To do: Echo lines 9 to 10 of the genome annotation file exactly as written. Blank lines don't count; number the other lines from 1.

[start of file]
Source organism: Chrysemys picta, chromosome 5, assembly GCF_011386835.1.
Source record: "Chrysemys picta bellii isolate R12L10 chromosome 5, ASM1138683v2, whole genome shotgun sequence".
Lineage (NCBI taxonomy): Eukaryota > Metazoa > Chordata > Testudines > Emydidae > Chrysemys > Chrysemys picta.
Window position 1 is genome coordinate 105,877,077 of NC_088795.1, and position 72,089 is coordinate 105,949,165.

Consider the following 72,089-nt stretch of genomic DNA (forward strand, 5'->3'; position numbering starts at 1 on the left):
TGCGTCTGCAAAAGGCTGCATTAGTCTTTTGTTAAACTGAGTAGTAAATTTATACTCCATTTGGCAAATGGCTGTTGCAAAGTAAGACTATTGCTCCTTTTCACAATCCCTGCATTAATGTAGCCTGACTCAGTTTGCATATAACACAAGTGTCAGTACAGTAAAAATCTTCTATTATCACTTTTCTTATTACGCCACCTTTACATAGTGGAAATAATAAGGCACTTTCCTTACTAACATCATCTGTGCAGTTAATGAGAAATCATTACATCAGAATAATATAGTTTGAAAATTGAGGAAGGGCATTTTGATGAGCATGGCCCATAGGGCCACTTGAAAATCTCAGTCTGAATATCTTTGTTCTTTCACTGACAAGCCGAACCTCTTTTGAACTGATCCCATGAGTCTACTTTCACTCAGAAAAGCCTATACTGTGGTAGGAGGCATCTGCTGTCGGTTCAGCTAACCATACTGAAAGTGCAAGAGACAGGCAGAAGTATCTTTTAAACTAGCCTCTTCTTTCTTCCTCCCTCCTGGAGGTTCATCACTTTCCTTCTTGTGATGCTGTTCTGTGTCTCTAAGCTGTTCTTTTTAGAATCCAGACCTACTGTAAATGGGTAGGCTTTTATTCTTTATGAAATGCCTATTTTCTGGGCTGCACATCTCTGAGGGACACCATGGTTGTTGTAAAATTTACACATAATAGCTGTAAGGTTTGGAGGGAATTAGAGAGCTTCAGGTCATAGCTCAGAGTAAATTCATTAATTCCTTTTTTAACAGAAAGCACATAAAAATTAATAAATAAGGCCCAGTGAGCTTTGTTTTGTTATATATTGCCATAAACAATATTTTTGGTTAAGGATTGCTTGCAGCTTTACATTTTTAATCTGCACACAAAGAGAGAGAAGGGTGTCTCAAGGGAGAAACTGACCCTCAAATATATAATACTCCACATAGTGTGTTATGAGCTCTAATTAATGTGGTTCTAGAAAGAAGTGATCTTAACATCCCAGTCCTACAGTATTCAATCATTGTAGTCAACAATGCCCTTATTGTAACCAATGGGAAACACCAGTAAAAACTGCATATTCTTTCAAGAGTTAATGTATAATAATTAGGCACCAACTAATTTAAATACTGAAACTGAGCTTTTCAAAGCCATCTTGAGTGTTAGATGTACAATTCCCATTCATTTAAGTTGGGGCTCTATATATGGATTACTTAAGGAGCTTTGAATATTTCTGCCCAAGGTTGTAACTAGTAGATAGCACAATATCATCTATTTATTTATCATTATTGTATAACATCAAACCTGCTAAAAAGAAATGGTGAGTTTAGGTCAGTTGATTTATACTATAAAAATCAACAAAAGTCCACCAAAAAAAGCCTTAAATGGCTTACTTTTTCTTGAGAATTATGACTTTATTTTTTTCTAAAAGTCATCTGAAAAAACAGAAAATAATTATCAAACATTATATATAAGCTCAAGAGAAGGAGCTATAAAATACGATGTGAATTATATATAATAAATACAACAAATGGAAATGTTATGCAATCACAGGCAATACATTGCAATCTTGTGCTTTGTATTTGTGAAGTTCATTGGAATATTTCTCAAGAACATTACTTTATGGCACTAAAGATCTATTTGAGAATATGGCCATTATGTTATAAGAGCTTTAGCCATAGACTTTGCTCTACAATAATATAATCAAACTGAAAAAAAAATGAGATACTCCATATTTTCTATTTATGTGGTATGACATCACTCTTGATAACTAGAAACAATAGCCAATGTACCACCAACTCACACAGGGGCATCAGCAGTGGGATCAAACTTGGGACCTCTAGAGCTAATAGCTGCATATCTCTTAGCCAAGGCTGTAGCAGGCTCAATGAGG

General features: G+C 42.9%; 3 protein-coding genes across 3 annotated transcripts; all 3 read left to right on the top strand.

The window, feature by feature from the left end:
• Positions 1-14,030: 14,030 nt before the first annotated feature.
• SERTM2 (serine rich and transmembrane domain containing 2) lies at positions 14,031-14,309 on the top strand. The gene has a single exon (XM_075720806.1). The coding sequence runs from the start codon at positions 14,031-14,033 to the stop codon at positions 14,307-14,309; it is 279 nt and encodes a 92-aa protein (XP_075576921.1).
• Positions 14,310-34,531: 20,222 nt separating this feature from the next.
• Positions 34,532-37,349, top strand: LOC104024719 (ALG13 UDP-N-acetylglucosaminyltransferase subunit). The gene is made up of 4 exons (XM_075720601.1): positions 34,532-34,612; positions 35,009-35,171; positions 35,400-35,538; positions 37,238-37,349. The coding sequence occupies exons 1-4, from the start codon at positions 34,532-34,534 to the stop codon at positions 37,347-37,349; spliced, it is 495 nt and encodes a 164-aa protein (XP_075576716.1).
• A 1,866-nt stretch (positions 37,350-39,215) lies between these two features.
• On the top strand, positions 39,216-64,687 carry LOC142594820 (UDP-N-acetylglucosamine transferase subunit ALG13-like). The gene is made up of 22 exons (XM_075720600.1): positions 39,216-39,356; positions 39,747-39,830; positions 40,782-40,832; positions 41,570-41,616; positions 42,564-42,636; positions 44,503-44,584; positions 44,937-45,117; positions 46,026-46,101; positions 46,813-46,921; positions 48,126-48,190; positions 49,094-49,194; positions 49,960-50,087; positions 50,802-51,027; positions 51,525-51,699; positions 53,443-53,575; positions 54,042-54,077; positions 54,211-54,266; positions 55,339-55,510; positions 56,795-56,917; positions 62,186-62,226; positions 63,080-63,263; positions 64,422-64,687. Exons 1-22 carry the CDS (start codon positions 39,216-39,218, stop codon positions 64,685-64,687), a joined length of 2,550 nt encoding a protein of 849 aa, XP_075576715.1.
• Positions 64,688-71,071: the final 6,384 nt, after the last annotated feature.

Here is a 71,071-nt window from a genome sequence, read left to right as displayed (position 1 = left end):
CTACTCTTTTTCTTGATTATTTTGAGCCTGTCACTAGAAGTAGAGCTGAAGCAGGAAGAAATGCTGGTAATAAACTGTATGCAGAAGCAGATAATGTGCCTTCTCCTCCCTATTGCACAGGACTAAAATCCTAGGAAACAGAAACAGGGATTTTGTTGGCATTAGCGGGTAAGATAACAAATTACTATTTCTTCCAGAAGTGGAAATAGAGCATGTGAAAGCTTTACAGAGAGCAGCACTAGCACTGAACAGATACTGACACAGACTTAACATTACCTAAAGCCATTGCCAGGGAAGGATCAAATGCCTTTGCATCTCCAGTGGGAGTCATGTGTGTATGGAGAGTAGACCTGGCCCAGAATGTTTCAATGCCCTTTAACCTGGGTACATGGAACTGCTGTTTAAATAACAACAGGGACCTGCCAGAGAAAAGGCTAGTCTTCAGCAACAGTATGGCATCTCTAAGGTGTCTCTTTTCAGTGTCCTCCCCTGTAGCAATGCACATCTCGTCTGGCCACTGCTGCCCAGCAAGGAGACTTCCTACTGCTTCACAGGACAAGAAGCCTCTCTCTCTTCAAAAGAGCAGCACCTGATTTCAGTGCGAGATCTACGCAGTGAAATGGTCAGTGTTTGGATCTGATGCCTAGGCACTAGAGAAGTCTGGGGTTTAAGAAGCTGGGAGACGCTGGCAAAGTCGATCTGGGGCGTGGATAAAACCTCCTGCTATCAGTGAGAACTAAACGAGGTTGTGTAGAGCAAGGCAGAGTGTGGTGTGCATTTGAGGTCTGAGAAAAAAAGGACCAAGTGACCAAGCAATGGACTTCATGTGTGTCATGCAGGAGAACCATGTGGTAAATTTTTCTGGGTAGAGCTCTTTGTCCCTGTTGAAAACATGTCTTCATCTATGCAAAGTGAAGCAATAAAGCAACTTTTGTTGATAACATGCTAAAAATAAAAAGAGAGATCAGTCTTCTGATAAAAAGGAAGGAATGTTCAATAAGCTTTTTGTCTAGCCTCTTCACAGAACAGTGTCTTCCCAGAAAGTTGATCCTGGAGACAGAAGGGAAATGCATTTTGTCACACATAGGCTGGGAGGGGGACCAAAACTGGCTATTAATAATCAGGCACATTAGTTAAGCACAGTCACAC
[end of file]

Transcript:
• Positions 1-14,030: 14,030 nt before the first annotated feature.
• SERTM2 (serine rich and transmembrane domain containing 2) lies at positions 14,031-14,309 on the top strand. The gene has a single exon (XM_075720806.1). The coding sequence runs from the start codon at positions 14,031-14,033 to the stop codon at positions 14,307-14,309; it is 279 nt and encodes a 92-aa protein (XP_075576921.1).